The other recipe that I know by heart is the "Pina Colada Pancakes". These pancakes are some of the best pancakes I've had and the recipe for the pancake batter is the best recipe I've ever worked with; even when I cut it in half. I love these so much that I've had them for dinner twice this week! Each bite is filled with the tastes of a beach vacation in the Caribbean. I am definitely putting these on the menu when I next have my girlfriends over for brunch and I'm serving them with the "Ginger Yogurt Breakfast Parfait" and the "Star Tea" found on page 203 and page 195 respectively.

All in all Isabel's Cantina: Bold Latin Flavors from the New California Kitchen by Isabel Cruz, has helped me overcome my fear of cooking Latin American food and helped me start what I hope will soon be an ever growing collection of cookbooks that feature the tastes of Latin America and beyond.

Pina Colada Pancakes

Serves 4 to 6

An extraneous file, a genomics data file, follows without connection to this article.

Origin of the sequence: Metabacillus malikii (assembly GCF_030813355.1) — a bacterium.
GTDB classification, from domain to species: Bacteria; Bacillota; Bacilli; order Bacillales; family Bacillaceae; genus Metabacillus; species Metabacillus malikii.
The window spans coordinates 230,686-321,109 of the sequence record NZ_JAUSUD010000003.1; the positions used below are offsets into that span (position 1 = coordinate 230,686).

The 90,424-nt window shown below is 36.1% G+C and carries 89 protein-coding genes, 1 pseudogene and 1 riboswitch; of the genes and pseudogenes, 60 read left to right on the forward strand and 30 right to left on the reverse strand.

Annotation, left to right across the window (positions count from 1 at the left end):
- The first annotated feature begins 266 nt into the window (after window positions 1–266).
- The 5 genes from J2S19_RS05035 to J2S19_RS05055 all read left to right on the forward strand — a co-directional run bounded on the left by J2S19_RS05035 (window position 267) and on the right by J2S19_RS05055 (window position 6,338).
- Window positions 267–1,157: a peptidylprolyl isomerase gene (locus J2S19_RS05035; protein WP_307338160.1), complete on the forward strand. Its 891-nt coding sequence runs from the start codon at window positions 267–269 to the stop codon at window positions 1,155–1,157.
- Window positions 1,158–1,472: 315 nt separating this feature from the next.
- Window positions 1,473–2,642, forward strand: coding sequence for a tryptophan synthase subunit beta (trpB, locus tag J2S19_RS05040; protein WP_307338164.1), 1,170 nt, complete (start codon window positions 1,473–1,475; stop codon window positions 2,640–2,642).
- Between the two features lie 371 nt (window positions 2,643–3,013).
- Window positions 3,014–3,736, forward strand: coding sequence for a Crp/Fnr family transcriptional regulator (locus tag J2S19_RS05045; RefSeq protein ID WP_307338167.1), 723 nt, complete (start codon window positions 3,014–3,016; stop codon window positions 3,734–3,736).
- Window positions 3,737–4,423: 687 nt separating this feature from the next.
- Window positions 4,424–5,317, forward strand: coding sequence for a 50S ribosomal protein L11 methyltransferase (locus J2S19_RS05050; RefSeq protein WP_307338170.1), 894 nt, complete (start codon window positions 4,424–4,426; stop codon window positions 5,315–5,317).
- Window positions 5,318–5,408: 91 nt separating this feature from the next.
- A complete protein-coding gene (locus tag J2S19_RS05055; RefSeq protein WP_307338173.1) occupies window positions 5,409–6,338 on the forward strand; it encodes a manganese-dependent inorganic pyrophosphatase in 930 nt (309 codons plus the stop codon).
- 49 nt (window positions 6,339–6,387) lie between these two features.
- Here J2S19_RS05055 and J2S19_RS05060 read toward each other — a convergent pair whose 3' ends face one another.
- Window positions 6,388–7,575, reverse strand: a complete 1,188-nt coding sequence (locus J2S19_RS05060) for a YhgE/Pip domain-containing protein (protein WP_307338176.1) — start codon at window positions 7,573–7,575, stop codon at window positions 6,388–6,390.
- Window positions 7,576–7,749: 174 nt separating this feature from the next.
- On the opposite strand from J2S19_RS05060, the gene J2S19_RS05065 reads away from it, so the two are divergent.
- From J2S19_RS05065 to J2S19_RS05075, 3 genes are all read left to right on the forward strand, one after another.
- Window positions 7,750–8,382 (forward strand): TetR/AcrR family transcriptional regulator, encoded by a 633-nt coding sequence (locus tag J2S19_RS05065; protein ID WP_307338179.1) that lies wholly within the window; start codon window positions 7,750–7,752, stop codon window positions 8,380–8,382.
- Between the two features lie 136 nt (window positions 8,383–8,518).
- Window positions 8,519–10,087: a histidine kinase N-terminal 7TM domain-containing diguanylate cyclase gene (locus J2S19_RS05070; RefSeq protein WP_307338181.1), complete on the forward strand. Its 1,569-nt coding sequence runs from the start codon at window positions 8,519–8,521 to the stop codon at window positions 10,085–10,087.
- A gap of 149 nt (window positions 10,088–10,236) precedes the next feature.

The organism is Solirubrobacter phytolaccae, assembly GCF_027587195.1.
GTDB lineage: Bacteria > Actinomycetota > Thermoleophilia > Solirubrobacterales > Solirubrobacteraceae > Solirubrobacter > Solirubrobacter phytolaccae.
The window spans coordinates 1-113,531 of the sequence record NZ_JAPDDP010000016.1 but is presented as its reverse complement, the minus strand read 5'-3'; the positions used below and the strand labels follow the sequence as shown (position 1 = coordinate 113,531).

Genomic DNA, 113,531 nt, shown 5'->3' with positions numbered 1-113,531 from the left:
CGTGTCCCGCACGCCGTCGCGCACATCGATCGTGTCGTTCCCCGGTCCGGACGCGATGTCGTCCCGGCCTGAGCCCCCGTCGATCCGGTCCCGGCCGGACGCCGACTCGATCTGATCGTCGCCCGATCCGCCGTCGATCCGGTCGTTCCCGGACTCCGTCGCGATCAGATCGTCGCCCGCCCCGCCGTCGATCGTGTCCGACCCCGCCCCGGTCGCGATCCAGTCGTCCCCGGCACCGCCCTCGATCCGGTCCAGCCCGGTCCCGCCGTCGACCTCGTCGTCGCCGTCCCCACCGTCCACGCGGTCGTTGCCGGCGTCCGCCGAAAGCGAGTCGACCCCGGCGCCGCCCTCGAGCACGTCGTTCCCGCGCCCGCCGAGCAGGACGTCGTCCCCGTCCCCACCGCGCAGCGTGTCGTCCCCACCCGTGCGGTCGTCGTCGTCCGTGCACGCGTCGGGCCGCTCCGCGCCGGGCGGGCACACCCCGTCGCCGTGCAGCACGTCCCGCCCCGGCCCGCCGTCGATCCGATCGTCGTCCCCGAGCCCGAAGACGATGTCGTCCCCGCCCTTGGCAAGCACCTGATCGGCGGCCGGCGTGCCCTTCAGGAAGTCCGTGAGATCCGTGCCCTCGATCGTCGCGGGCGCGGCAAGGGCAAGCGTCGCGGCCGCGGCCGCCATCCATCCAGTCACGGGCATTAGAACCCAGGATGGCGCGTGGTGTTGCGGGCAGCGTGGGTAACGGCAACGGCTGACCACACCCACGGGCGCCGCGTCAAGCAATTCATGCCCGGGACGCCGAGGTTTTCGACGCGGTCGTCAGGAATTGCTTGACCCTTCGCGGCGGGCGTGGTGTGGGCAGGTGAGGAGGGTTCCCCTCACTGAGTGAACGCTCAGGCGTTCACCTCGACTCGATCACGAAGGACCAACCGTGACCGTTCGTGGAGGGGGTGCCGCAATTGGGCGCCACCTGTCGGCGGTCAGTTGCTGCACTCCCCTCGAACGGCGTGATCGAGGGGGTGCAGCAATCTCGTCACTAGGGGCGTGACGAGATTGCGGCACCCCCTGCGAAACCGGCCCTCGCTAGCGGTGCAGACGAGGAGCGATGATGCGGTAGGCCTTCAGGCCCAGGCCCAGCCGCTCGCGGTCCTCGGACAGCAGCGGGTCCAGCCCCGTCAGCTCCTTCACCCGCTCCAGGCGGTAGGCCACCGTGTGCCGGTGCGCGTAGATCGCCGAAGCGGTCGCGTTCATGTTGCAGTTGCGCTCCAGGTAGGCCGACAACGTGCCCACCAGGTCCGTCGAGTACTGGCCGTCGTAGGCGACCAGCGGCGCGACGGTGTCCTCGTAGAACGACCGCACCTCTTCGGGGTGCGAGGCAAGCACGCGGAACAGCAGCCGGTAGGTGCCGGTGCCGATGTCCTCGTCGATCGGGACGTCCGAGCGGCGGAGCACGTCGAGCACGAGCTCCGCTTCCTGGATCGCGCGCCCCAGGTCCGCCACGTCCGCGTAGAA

2 cups AP flour
1/4 cup plus 2 Tbsp sugar
1/2 tsp salt
3 tsp baking powder
1 cup canned coconut milk
1 cup milk
3 Tbsp melted butter, cooled slightly
2 large eggs
3/4 cup fresh or canned pineapple chunks, thinly sliced
1/2 cup shredded sweetened dried coconut

In large bowl, whisk together the flour, sugar, salt, and baking powder. Combine coconut milk, milk, butter and eggs in a medium bowl and whisk to combine. Add the wet ingredients to the dry and whisk until just incorporated.

Heat an oiled griddle or large skillet over medium high heat.

Working in batches, use a laddle to spoon 1/4 cup of batter for each pancake onto the hot griddle. As the pancakes cook, drop some pineapple and a sprinkling of shredded coconut onto each pancake. When air bubbles form on top and the undersides are golden, 2 to 4 minutes, depending on the heat under griddle, flip the pancakes and cook for 2 minutes on the other side.

Serve Hot

Note: I have added a splash of dark rum to the last two batches I made with amazing results!